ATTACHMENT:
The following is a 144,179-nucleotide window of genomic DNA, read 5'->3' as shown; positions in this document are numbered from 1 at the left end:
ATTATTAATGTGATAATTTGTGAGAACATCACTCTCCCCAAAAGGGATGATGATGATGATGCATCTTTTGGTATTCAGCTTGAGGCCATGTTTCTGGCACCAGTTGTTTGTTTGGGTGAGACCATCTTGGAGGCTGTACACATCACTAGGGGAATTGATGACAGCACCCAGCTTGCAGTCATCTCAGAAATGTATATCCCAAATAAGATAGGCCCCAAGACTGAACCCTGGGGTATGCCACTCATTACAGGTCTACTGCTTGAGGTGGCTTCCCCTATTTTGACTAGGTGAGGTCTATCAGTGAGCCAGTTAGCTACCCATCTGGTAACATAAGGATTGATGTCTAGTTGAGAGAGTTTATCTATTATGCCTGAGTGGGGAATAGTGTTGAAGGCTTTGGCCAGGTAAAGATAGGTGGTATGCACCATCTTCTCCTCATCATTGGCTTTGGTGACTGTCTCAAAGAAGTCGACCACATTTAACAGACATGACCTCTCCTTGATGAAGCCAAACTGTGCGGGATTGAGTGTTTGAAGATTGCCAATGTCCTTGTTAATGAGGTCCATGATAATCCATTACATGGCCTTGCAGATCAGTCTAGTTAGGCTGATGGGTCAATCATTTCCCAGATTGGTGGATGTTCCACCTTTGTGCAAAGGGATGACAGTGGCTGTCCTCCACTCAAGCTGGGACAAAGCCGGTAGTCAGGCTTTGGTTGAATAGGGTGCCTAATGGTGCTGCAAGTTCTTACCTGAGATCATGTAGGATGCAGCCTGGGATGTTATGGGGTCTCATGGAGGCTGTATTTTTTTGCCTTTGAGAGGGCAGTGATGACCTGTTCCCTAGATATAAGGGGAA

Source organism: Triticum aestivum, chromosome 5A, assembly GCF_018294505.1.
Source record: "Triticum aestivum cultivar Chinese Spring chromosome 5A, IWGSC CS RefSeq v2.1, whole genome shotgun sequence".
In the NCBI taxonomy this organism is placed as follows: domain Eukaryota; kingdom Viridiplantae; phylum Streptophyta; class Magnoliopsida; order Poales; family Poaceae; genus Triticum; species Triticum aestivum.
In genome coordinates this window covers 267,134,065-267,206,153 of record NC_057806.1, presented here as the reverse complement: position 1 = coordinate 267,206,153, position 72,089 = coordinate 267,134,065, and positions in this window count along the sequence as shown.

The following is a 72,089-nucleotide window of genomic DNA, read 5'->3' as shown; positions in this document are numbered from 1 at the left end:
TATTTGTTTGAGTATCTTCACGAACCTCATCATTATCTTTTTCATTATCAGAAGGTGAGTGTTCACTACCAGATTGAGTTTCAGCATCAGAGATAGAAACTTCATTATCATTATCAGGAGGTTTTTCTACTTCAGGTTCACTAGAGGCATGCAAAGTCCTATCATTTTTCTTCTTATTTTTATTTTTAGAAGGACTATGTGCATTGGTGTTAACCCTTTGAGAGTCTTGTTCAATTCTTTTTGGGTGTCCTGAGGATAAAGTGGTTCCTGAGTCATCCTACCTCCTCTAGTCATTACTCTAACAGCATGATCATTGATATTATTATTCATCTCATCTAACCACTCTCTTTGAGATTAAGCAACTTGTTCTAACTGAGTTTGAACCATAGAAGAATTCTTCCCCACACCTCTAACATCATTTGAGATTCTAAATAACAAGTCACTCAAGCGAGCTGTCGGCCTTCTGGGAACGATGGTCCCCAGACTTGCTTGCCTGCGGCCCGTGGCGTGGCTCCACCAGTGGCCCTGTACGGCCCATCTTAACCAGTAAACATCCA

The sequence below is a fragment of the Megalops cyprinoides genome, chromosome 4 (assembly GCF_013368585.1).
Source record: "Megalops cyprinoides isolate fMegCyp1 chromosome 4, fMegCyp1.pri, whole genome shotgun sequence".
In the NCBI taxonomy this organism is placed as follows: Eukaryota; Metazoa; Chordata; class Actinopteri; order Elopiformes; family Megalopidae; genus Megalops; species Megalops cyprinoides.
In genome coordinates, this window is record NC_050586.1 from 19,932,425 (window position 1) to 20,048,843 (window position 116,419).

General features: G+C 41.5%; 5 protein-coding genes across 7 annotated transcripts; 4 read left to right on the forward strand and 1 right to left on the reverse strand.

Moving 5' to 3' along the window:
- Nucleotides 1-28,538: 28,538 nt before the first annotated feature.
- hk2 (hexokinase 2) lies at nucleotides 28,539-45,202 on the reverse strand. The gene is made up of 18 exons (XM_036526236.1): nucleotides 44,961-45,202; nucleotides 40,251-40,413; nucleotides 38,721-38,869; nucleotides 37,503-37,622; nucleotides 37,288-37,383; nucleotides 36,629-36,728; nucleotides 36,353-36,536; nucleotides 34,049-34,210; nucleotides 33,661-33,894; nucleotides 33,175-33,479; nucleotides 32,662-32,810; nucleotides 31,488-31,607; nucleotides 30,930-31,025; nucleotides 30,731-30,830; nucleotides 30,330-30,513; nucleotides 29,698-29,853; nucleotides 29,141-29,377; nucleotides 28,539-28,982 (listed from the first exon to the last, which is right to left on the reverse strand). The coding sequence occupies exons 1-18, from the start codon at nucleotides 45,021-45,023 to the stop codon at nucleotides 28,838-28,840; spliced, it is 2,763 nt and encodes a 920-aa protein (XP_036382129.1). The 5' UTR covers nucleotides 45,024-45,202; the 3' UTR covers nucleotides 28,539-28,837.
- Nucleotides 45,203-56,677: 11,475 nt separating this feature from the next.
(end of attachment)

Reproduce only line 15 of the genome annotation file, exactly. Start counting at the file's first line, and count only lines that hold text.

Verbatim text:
- Nucleotides 1-28,538: 28,538 nt before the first annotated feature.